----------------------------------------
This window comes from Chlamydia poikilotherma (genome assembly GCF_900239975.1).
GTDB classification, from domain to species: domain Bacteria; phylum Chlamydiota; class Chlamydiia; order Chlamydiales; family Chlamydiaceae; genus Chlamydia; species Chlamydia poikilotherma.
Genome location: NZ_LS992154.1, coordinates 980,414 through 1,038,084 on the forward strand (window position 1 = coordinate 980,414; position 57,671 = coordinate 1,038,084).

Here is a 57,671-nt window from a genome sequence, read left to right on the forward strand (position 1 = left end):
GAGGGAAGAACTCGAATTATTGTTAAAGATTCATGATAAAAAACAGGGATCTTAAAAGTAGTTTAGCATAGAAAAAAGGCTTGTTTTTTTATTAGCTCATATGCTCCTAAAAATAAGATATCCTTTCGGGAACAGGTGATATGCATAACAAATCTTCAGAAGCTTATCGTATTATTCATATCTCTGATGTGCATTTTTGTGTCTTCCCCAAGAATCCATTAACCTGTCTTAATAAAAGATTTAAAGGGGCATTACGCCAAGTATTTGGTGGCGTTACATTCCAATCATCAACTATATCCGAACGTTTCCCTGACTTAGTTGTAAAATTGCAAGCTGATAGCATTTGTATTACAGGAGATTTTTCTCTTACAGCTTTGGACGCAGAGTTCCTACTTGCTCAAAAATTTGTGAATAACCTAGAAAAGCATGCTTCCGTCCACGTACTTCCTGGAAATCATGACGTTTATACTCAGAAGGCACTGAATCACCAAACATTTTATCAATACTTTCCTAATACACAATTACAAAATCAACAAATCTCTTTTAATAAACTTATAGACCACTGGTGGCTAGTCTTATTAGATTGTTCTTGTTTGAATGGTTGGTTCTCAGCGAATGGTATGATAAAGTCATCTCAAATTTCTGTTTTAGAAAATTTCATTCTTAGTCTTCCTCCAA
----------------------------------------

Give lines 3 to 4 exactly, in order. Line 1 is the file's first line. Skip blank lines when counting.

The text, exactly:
Genome location: NZ_LS992154.1, coordinates 980,414 through 1,038,084 on the forward strand (window position 1 = coordinate 980,414; position 57,671 = coordinate 1,038,084).

Here is a 57,671-nt window from a genome sequence, read left to right on the forward strand (position 1 = left end):